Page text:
Newcastle United head coach Steve Bruce admits this season has been the most difficult campaign of his managerial career to date amid inconsistent form for his team in the Premier League and disruption caused by the pandemic coronavirus.
The Magpies have flirted with relegation positions all season and ahead of their game against West Ham on Saturday, live on Sky Sports, sit six points above the last three in the Premier League with seven games to go.
In November and December of last year a number of Newcastle staff, players and non-players alike signed up Covid-19 and first-team regulars Allan Saint-Maximin and Jamaal Lascelles both missed around two months of action over the winter after suffering from the long term. effects of the virus. The outbreak also saw their training ground closed for a while and their game against Aston Villa postponed to early December.
Bruce also believes playing behind closed doors and not seeing 52,405-seat St James’s Park full for every home game due to government restrictions over the past year may have had a bigger impact on the form of the team. team compared to other Premier League clubs.
Bruce couldn’t prevent Birmingham City from being relegated to the Championship in 2006 and Hull City was demoted to second tier in 2015 under his tenure at KCOM stadium. But the 60-year-old has said the task of retaining Newcastle’s top status during this time has been the most difficult management challenge he has faced.
When asked if the 2020/21 season has been Bruce’s toughest yet, he said Sky Sports News: “Yeah I think I should say that, with whatever goes with it.
“It could only happen to me that I am the manager of Newcastle and that I was without our support. Our support is very unique, we have a great fan base, [especially] after having them for a year and [having] seen how they are against the big teams and how they help…
“I don’t think we fully understood the seriousness of Covid and what it has done to us, especially after the Crystal Palace game. A lot of people haven’t been well at all.
“You’re talking about supreme athletes here who had to quit for eight weeks and couldn’t increase their heart rate.
“It’s been a really tough and tough time. Look, we’re not out of it yet, we still have a long way to go, but it has been tough of course.”
A loss in their last six games has widened the gap between Newcastle and the relegation places. With the return of Callum Wilson and Saint-Maximin from injury, Bruce’s team have the opportunity to win back-to-back victories on Saturday against West Ham.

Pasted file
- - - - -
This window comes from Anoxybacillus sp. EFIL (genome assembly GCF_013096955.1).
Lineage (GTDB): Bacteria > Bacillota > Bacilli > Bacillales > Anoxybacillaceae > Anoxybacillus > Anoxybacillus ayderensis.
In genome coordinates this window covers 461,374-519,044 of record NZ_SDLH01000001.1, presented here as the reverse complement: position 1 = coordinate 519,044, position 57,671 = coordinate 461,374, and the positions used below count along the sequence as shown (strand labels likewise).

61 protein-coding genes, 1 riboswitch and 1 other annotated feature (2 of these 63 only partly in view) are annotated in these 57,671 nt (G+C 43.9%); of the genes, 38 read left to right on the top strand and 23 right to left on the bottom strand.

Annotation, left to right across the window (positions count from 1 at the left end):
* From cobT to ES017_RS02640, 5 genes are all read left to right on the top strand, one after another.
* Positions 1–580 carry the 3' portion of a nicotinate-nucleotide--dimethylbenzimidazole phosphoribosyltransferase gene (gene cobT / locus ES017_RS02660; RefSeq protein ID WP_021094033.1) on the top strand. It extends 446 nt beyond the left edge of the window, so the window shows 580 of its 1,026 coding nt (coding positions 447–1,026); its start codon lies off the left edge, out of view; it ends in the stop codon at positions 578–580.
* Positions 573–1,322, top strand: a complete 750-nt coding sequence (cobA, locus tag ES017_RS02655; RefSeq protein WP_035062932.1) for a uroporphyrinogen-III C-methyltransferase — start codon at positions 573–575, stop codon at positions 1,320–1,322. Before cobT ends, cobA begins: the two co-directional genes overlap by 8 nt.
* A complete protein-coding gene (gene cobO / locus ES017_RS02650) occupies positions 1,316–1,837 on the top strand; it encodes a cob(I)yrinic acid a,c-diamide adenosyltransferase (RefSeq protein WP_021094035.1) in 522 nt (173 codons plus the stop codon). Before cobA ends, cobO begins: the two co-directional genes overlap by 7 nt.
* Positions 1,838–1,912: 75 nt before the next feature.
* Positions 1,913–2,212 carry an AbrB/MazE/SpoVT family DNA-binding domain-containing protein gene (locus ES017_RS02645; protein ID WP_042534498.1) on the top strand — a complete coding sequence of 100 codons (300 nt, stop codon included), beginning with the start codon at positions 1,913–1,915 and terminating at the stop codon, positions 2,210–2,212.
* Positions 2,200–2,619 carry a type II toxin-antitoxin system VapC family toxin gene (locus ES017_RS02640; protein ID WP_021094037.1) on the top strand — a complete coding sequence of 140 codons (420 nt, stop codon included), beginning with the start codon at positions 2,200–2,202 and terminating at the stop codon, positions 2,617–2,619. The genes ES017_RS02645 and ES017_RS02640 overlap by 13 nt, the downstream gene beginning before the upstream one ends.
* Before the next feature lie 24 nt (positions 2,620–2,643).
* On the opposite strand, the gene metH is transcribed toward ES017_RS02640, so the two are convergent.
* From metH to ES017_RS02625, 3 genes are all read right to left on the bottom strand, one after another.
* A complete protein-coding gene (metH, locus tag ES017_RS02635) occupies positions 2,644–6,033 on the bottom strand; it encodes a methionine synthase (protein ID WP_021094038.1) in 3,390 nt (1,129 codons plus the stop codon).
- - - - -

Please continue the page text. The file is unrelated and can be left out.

The 2-1 win over Burnley was only their third in 20 league outings and their first win in eight games, but Bruce feels encouraged by Newcastle’s recent performances after a poor run of results in recent months and is convinced that his team can secure the summit. flight safety this season.
“There is no doubt that we have gone through a rough patch,” he added.
“If you are in the lower half of the Premier League, the reason you are there is [that] somewhere in the season you will be going through a rough patch.
“Ours from December to January was very difficult. You have to understand what’s coming in the Premier League and stay there if you can.
“The experience you gain along the way, you call in your tough times, because if you’re in the Premier League and you’re in the bottom half you’re going to go through tough times, and the league is so ruthless and so good that you are wondering where your next win comes from, of course.
“But we’ve only lost one in our last six games so slowly and steadily that we’re racking up the points for what is needed to stay in this division.”
David Moyes’ West Ham, who has lost just three times this calendar year, heads to Tyneside after back-to-back wins against Wolves and Leicester City. The Hammers are in fourth place and their manager has vowed to do whatever he can to try and secure Champions League football for next season.
With both coaches having had a managerial career spanning more than 20 years, Bruce believes there are similarities in the way the seasoned couple operate and is delighted to see Moyes succeed on his second stint at London Stadium.
“I think we both have the ability to roll up our sleeves and work hard and I’m really happy for Dave,” said Bruce.
“In my opinion, he was not given enough time to get the real big, big job. Glad to see him again because he works tirelessly at what he does.
“Since I and the Premier League have been there, Moysey always seems to have been there. It has to be something that we both have, but I think it’s the ability to work hard and get stuck in it.
“Of course along the way we both must have had thick skin, but that’s part of it and I’m glad to see it so well.”